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My Rebound: Closing the doors

Jessica Ann Tyson in doorway of The Candied Yam
Posted at 10:31 AM, Jun 15, 2020
and last updated 2020-06-16 19:59:12-04

Editor's note: Jessica Ann is a restaurant owner who's blogging about trying to rebound from the coronavirus pandemic at My Rebound by FOX 17. She founded The Candied Yam, a Grand Rapids restaurant serving Southern cuisine, in 2016. She is married with a daughter who just graduated high school and an adult son. She lives in Kentwood.

Like it was yesterday, I remember exactly what I was doing and where I was at when I heard the news that the state of Michigan was shutting down. Literally.

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My assistant Tamara and I sat in the office and took call after call from our PR firm clientele. The phone would ring. We both would looked at each other and then the caller ID. These were definitely speakerphone- worthy conversations. Clients were terrified. Preceding days, clients only curious with calls were asking "do we or don’t we" have our scheduled events. On this day, event after event canceled. Dropped like flies. All of our hard work and months of researching, planning and meetings were up in smoke with one signed executive order from Governor Gretchen Whitmer.

We kept fielding calls, texts and emails answering as much as we knew. Tamara kept looking through different news sites just to make sure we weren’t seeing "fake news." We looked at each other again. Eyeball to eyeball. We knew exactly what this meant. Our lives were going to change from all that we knew presently. COVID was getting even more real by the hour. Turn the open for business sign off at JA PR Group. Multiple hours a week now turns into nothing much to do.

The Pink Lounge, dry salt therapy, a totally new business venture of mine never even had the chance to become a reality! The contractor’s nails were left where they lay. Painters — not one more stroke with the brush. The Candied Yam, delightful Southern cuisine, my restaurant, was the only thing that could remain open and deemed "essential" for takeout/carry-out only. That cold March day of 2020 was a real doozy. I am sure you too remember that day.

My restaurant is essential? As in necessary and extremely important? Please don’t ever challenge me or give me a loophole. I am always that one who sees the mountain, does the research — and then says, "Let’s do it!" Don’t you just love Google?! Hee! I decided to keep The Candied Yam open, so I really needed to get myself together in more ways than one. I had less than 24 hours. There was no time for emotion. Straight facts and straight business was all I could do and produce at this point. No time to whine about what else was happening. Put your big-girl panties on Jessica Ann. The restaurant needed and required my utmost attention or that business would become flatlined too. Honestly, there was one moment that I almost panicked, because like all of us, I did not understand much about COVID, as it was/is being researched. I wanted everyone to be safe. I wanted to respect the decision of those who were not comfortable to work. I understood me in that decision. I had an opportunity to do what I do best and that’s step up and play ball. Tons of really amazing restaurants were closing their doors. If I took this leap, was I committing business suicide?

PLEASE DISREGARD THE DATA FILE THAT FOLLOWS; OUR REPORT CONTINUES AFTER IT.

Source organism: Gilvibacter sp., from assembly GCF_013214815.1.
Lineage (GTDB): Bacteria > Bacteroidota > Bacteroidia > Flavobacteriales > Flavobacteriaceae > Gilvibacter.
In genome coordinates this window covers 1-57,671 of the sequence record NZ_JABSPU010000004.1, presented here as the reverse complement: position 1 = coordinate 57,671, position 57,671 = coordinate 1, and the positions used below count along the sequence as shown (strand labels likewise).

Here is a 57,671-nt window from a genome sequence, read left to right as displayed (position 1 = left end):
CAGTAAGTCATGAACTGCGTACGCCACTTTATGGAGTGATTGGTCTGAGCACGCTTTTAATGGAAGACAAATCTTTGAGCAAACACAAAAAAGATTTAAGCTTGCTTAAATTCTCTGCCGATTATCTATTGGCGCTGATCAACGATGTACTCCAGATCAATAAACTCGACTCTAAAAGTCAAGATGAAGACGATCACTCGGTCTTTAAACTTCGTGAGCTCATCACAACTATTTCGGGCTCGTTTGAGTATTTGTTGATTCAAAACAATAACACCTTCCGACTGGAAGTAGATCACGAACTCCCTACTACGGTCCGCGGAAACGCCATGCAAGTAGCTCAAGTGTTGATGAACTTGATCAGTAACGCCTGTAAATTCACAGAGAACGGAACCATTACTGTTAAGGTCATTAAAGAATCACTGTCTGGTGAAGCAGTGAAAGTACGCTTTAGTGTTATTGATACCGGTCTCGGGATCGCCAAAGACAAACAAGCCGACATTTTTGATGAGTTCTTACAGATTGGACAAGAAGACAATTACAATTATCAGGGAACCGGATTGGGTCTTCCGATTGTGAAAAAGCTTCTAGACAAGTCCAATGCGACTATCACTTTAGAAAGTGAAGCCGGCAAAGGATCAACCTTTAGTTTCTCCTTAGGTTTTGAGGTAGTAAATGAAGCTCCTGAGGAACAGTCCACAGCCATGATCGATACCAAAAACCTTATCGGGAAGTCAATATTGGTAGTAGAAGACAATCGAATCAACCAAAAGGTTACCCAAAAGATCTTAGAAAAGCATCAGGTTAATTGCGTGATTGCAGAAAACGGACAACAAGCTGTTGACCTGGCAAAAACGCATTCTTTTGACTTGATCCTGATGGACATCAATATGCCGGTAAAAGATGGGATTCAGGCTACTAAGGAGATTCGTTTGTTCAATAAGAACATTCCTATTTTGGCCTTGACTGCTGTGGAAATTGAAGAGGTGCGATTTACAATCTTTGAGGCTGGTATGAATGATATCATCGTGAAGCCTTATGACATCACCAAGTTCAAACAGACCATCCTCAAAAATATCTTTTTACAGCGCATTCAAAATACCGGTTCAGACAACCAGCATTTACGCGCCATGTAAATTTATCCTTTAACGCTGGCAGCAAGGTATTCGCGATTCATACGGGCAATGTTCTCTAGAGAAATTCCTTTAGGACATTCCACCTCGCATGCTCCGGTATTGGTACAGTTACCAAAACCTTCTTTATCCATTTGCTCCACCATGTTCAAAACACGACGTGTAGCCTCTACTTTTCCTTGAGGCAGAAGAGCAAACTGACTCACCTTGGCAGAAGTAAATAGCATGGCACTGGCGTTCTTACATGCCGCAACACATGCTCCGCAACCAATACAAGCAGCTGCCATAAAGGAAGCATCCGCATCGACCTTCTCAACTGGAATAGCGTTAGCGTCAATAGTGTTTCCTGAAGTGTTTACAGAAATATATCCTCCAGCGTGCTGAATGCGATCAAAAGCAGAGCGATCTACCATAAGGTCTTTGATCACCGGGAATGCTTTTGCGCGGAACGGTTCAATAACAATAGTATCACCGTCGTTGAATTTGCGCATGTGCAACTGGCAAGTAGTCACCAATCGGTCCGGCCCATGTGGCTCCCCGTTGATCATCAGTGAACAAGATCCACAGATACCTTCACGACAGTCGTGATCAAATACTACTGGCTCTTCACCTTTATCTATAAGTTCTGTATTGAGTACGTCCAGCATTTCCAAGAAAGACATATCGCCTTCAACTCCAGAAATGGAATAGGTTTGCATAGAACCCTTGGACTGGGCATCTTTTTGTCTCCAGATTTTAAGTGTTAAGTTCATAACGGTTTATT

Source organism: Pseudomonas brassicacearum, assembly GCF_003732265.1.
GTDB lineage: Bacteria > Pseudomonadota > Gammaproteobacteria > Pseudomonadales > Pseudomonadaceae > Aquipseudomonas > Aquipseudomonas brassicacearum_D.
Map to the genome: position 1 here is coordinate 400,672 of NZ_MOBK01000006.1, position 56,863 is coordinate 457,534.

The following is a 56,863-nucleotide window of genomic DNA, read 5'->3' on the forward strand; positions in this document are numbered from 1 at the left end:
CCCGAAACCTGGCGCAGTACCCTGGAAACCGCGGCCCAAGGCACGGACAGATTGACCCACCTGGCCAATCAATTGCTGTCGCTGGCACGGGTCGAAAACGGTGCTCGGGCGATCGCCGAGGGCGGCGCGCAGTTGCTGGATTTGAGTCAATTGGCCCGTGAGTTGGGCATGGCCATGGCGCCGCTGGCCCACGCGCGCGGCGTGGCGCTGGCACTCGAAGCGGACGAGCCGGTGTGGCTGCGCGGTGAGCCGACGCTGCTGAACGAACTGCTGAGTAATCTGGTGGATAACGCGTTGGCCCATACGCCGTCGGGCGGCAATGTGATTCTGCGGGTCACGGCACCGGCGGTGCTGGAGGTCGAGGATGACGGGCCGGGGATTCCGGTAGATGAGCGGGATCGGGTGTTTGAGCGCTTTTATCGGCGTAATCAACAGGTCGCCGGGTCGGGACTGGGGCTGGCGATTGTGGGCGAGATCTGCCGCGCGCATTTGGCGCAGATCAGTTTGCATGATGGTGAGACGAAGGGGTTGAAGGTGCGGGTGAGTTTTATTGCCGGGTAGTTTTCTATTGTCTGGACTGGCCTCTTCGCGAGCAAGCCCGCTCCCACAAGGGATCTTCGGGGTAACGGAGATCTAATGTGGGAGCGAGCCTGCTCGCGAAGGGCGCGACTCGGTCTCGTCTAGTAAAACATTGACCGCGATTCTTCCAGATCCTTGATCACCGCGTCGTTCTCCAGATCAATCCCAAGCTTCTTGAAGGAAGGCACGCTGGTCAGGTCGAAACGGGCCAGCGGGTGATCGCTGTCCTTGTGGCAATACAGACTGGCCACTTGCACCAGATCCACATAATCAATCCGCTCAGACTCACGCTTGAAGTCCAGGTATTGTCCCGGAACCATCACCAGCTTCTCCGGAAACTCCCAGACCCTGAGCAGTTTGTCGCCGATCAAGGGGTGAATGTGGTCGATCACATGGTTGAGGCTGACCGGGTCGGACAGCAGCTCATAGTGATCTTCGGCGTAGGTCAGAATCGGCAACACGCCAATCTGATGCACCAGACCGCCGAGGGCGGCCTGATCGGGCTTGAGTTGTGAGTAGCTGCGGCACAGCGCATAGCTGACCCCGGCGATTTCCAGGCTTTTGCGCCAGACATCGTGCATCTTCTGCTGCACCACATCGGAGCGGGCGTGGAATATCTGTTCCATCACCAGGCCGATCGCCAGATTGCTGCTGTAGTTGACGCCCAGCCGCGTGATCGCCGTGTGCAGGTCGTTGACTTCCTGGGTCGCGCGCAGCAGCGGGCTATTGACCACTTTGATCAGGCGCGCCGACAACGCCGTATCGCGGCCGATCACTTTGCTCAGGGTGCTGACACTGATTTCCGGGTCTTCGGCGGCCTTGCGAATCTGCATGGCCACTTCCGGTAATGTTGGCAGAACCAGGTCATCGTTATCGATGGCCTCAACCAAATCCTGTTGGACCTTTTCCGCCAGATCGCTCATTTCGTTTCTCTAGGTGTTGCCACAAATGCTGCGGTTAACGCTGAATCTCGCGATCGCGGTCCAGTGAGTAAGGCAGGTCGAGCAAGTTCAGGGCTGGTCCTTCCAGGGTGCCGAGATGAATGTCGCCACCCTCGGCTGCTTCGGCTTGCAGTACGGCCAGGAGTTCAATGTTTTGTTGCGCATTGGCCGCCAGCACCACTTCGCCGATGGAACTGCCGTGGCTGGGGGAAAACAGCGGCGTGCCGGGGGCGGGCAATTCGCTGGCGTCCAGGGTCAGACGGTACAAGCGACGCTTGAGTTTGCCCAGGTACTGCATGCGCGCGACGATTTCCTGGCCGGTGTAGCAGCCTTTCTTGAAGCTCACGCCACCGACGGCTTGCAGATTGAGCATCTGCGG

According to the National Restaurant Association, 3% of operators surveyed said they have permanently closed their restaurants, and 11% of operators told the trade group that they could permanently be closed.

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The survey was of 4,000 restaurant owners and operators.

Restaurant Business Online also reported that if 3% of the nation’s restaurants are already permanently closed, that means 30,000 locations around the country won’t re-open, based on the association’s figure that there are more than 1 million restaurants in the U.S. If 11% permanently shut down within a month, that would add another 110,000 closures.

Okay. On this side of all of that stuff, I totally admit it was and remains challenging. But I did it. I am not better than anyone else. Maybe a little bit crazier and riskier than others (truth), but I did it. My team did it. My family, friends and community support gave me a chance to keep my business doors open. I am truly grateful. It would not have happened without great support systems. I saw a guy wearing a T-shirt that said, "I’m essential, which basically means I’m a big deal." I loved his shirt. Washing dishes, frying chicken, cleaning my restaurant’s toilets and wiping down counters. Taking out the trash, breaking down boxes. Sanitizing door handles. Yep. I’m essential, and I made the choice to be, so I could keep the doors open. So glad I did!